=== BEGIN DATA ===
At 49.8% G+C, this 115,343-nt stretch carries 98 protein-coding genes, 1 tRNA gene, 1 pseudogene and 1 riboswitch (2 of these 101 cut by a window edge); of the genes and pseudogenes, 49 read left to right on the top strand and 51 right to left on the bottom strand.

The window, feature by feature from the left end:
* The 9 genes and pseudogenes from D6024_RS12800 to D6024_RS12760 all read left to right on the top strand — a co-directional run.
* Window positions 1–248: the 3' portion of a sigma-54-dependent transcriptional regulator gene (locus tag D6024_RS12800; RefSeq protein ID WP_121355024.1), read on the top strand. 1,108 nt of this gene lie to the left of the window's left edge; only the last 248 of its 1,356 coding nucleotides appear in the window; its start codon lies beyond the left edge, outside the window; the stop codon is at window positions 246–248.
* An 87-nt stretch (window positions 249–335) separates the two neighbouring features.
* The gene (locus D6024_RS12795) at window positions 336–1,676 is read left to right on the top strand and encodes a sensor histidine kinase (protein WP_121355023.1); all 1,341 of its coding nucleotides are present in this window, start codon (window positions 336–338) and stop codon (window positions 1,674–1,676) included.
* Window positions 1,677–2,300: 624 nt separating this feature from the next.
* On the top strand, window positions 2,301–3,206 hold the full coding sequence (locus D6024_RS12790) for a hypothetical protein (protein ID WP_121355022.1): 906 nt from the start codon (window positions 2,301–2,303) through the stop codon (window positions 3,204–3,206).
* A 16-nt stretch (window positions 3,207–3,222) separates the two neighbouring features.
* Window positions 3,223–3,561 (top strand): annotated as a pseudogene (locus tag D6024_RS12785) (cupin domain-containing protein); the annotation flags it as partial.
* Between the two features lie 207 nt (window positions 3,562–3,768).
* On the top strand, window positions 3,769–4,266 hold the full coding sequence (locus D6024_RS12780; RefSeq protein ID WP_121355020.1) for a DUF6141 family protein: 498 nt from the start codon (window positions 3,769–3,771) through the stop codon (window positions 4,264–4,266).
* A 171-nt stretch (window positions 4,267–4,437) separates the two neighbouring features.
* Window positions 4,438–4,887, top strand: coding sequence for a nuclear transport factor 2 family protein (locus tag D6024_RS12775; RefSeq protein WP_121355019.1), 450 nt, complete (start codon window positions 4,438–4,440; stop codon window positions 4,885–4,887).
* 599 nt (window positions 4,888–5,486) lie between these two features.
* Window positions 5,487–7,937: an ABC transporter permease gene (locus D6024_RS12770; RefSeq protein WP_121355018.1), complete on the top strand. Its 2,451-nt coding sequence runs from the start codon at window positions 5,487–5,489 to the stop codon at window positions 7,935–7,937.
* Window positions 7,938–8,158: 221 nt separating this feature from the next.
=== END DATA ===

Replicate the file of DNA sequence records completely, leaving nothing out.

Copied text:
At 49.8% G+C, this 115,343-nt stretch carries 98 protein-coding genes, 1 tRNA gene, 1 pseudogene and 1 riboswitch (2 of these 101 cut by a window edge); of the genes and pseudogenes, 49 read left to right on the top strand and 51 right to left on the bottom strand.

The window, feature by feature from the left end:
* The 9 genes and pseudogenes from D6024_RS12800 to D6024_RS12760 all read left to right on the top strand — a co-directional run.
* Window positions 1–248: the 3' portion of a sigma-54-dependent transcriptional regulator gene (locus tag D6024_RS12800; RefSeq protein ID WP_121355024.1), read on the top strand. 1,108 nt of this gene lie to the left of the window's left edge; only the last 248 of its 1,356 coding nucleotides appear in the window; its start codon lies beyond the left edge, outside the window; the stop codon is at window positions 246–248.
* An 87-nt stretch (window positions 249–335) separates the two neighbouring features.
* The gene (locus D6024_RS12795) at window positions 336–1,676 is read left to right on the top strand and encodes a sensor histidine kinase (protein WP_121355023.1); all 1,341 of its coding nucleotides are present in this window, start codon (window positions 336–338) and stop codon (window positions 1,674–1,676) included.
* Window positions 1,677–2,300: 624 nt separating this feature from the next.
* On the top strand, window positions 2,301–3,206 hold the full coding sequence (locus D6024_RS12790) for a hypothetical protein (protein ID WP_121355022.1): 906 nt from the start codon (window positions 2,301–2,303) through the stop codon (window positions 3,204–3,206).
* A 16-nt stretch (window positions 3,207–3,222) separates the two neighbouring features.
* Window positions 3,223–3,561 (top strand): annotated as a pseudogene (locus tag D6024_RS12785) (cupin domain-containing protein); the annotation flags it as partial.
* Between the two features lie 207 nt (window positions 3,562–3,768).
* On the top strand, window positions 3,769–4,266 hold the full coding sequence (locus D6024_RS12780; RefSeq protein ID WP_121355020.1) for a DUF6141 family protein: 498 nt from the start codon (window positions 3,769–3,771) through the stop codon (window positions 4,264–4,266).
* A 171-nt stretch (window positions 4,267–4,437) separates the two neighbouring features.
* Window positions 4,438–4,887, top strand: coding sequence for a nuclear transport factor 2 family protein (locus tag D6024_RS12775; RefSeq protein WP_121355019.1), 450 nt, complete (start codon window positions 4,438–4,440; stop codon window positions 4,885–4,887).
* 599 nt (window positions 4,888–5,486) lie between these two features.
* Window positions 5,487–7,937: an ABC transporter permease gene (locus D6024_RS12770; RefSeq protein WP_121355018.1), complete on the top strand. Its 2,451-nt coding sequence runs from the start codon at window positions 5,487–5,489 to the stop codon at window positions 7,935–7,937.
* Window positions 7,938–8,158: 221 nt separating this feature from the next.